Sign up for updates

Whale of a Beach House

Courtyard Courtyard Jamie Gill

Troppo Architects (SA)

SA Entries 2010

Winner of The Rising Star Award, 2010

Using durable and traditional South Coast SA materials of fibre cement and timber, the Whale-of-a-Beach-house is built to age gracefully behind the Port Elliot dunes, in the full-face of Southern Ocean weather. Externally, both timber and fibro (and the modicum of boundary-edging pre-coloured blockwork) are unfinished (except for a sacrificial preservative oil to decking boards) for no maintenance - save for doors and handrails, which are proposed to be re-oiled annually.

Durability Grade 1 and affordable, Cypress Pine is used for all external columns, bearers, joists, exposed rafters, purlins and closing boards - as well as in screens, batten soffits, cover battens and exposed single skin stud-frame walls. Princely (royal species) Tallowood is used as decking boards, steps and handrails, where edge boards, gapped-mitre joints and other considered details are incorporated to achieve tolerance and best effect over time in the exposed conditions.

Aside from their characteristic durability, Cypress and Tallowood have been selected for their ability to grey softly and silkily at the Beach, like driftwood. Post/ beam/ bearer joints cantilever with thematic profile cuts, to protect end-grain and to extend end-grain/ bolt distance. Joists are also cantilevered beyond their immediate need, again to extend structural life and to economically pattern leading building edges.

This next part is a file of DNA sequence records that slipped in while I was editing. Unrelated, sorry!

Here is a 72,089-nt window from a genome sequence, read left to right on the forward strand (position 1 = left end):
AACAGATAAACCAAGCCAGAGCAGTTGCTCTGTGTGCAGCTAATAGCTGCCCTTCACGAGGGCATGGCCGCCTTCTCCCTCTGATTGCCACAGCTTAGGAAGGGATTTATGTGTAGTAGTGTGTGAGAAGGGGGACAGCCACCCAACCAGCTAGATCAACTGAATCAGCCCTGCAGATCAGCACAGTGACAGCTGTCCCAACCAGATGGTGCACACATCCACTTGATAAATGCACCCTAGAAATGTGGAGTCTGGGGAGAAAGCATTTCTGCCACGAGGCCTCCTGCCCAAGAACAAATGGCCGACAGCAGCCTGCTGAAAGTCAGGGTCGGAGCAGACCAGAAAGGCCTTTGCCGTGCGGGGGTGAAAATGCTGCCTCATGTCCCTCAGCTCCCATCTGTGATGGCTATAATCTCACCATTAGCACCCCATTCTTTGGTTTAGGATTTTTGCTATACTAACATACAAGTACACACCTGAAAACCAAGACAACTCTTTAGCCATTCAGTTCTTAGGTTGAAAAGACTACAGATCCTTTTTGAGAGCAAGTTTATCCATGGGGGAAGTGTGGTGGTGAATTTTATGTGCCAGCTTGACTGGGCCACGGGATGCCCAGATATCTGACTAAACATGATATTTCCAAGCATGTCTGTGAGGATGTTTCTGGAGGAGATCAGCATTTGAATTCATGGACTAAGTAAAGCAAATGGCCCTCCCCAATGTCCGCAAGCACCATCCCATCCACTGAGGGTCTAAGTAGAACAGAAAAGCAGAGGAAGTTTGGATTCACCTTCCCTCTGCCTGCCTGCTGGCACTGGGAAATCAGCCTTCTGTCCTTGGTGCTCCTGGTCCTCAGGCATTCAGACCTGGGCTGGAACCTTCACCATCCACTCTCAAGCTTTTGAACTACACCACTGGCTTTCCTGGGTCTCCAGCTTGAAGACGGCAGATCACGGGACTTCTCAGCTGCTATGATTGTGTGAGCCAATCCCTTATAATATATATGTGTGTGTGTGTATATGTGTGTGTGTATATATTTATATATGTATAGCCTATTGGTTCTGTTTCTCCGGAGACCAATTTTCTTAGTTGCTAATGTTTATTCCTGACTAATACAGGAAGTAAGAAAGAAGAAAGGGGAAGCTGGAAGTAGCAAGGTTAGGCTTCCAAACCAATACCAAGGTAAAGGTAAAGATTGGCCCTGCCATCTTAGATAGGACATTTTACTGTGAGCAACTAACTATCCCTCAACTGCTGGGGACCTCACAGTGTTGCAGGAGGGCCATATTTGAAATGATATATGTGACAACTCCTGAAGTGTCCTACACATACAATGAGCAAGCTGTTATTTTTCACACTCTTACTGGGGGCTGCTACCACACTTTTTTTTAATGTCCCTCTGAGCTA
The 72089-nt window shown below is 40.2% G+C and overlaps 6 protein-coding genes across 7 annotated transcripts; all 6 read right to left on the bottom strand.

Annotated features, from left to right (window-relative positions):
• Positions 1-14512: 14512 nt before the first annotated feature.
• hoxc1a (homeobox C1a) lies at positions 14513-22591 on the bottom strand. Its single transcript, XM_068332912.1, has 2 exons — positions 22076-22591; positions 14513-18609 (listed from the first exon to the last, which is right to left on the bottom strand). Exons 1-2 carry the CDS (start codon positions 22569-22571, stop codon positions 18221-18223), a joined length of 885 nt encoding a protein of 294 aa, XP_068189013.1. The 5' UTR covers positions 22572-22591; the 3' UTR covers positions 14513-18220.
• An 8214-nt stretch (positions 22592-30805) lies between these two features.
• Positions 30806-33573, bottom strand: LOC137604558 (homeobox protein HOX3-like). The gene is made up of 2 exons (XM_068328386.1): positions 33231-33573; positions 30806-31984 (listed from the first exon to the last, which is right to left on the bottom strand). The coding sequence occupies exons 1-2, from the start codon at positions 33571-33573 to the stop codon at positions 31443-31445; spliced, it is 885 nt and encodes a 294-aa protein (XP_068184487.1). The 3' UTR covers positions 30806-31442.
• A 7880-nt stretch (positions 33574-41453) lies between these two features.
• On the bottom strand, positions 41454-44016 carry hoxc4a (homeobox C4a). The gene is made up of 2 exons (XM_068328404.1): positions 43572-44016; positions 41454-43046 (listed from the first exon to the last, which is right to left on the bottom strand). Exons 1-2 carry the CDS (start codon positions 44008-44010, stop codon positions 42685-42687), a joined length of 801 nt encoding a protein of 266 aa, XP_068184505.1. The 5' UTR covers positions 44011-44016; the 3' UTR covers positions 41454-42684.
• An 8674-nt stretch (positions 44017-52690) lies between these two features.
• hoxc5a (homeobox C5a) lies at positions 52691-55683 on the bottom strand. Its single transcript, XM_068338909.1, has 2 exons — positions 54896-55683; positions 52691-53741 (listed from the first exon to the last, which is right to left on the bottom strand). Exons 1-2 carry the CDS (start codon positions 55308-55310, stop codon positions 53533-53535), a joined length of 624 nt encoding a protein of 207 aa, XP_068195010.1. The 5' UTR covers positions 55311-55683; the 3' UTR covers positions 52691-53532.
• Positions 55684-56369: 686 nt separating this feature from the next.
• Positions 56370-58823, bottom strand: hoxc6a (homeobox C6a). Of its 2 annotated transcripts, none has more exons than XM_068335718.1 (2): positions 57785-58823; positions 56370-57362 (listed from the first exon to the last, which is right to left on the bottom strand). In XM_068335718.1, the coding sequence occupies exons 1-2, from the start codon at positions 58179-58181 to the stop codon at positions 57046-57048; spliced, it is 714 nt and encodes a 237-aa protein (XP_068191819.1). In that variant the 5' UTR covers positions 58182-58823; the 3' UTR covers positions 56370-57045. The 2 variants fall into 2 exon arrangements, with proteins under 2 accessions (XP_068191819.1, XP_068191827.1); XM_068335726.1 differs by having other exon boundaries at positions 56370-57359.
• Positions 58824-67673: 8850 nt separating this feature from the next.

Hidden (internal) framing is local radiate pine and LVL joists, rafters and purlins.

Internally, finish timbers are: Blackbutt t&g floorboards, Blackbutt joinery and trims; and cabinets faced with clear finished mdf, with solid laminated Tas Oak benchtops and trims.

In the main living space, select recycled hardwood beams and cypress columns are expressed internally alongside the higher finish cabinets and linings. But the outdoor timber expression also threads through breezeway and linking movement spaces, and especially characterises the inside-outside stairs and bathrooms/ laundries.

The Whale is an essay in placing timber species and products for best fit - and in extending their vocabulary in a local beach-side tradition.
Entered into:
  • Best Use Of Timber as a Structural Element, 2010
  • Best Use Of Timber Flooring, 2010
  • Residential Class 1, New Buildings (Single family dwellings/townhouses), 2010
Copyright © 2012 Timber Development Association